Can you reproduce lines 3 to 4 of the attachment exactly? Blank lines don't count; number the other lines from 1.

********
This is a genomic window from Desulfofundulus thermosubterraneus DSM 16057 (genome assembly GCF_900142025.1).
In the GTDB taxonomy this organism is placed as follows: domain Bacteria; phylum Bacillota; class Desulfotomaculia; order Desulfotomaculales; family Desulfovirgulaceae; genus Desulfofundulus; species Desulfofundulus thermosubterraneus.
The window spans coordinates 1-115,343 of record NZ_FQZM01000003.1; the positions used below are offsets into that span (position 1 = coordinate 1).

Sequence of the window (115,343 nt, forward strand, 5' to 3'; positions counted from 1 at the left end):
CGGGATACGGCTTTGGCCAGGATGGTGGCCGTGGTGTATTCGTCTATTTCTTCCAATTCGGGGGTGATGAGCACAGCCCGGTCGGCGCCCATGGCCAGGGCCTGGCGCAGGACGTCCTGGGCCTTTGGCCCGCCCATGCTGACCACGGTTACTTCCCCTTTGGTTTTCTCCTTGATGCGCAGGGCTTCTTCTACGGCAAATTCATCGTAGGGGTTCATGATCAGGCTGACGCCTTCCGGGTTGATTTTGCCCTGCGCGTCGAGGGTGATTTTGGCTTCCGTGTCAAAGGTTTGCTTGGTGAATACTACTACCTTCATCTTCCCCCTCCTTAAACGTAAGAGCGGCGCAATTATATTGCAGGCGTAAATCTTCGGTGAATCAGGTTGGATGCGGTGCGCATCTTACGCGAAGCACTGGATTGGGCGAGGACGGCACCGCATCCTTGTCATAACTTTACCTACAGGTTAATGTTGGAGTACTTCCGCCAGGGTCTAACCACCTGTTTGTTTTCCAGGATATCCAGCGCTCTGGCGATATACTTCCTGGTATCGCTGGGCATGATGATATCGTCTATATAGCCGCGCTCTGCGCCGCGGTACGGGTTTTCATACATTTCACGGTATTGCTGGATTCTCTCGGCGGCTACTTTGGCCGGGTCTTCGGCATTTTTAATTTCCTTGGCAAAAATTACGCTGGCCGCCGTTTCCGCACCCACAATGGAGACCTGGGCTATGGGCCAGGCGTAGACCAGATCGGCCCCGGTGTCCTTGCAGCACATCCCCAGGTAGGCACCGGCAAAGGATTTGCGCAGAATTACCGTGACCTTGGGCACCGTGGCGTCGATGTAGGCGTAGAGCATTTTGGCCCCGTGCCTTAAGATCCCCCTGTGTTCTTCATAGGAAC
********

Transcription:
The window spans coordinates 1-115,343 of record NZ_FQZM01000003.1; the positions used below are offsets into that span (position 1 = coordinate 1).

Sequence of the window (115,343 nt, forward strand, 5' to 3'; positions counted from 1 at the left end):